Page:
10. Mr Bush's Spanish speaches are shorter.

    Mr Gates admits that the US may be Iraq for years to come, like Korea.

    Should have presented a strategic vision from the beginning, but Team 43 never does, just lets the opposition set the tone of the story. Then rides through the buffetting. Never charts a course to tell a positive story.

    A genetic "vision thing" with the Bush family?

  11. The passage of those benchmarked Iraqi laws are fading off into the distance.

    Democracy at work.
    An "End Game" tactic, played early in an attempt to win the War in Iraq, without fighting a war. A tactical effort that we no longer control, and is spinning as forecasted.

    Iraq...faced a deepening political crisis with Saturday's announcement that anti-U.S. cleric Muqtada al-Sadr's followers were withdrawing from the Shiite alliance in parliament. Al-Sadr's followers hold 30 of the 275 parliament seats.

    The announcement, made to reporters in Najaf, means the Shiite-led government can count on the support of only 108 parliament members _ 30 short of a majority. However, it could probably win the backing of the 30 independent Shiite parliamentarians, as well as some minor parties.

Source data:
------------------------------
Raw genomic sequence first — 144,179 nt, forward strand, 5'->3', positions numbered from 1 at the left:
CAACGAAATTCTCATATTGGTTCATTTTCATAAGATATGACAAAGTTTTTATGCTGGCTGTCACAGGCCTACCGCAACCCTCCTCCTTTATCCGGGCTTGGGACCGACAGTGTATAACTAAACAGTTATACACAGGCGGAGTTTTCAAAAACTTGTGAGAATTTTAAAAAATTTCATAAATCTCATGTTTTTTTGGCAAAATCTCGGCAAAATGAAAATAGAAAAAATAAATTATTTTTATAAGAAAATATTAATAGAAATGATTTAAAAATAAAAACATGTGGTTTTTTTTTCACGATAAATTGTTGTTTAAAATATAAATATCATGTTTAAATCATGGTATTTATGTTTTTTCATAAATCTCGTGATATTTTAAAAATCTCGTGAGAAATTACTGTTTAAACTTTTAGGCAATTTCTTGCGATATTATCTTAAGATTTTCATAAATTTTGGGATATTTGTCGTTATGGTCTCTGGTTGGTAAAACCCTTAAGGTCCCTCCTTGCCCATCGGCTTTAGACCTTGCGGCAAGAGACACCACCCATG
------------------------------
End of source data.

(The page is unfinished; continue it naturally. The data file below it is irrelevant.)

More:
Still, the decision by al-Sadr's followers will complicate further U.S.-backed efforts to win parliamentary approval of power-sharing legislation, including the oil bill and an easing of curbs that prevent former Saddam Hussein supporters from holding government jobs.

    An adviser in the prime minister's office, Sadiq al-Rikabi, played down the significance of the departure.

    "It is the right of political forces to form coalitions among each other on the condition that they don't endanger the nation and people's security," al-Rikabi said. "The Sadrist bloc was not supportive of the government in the past months."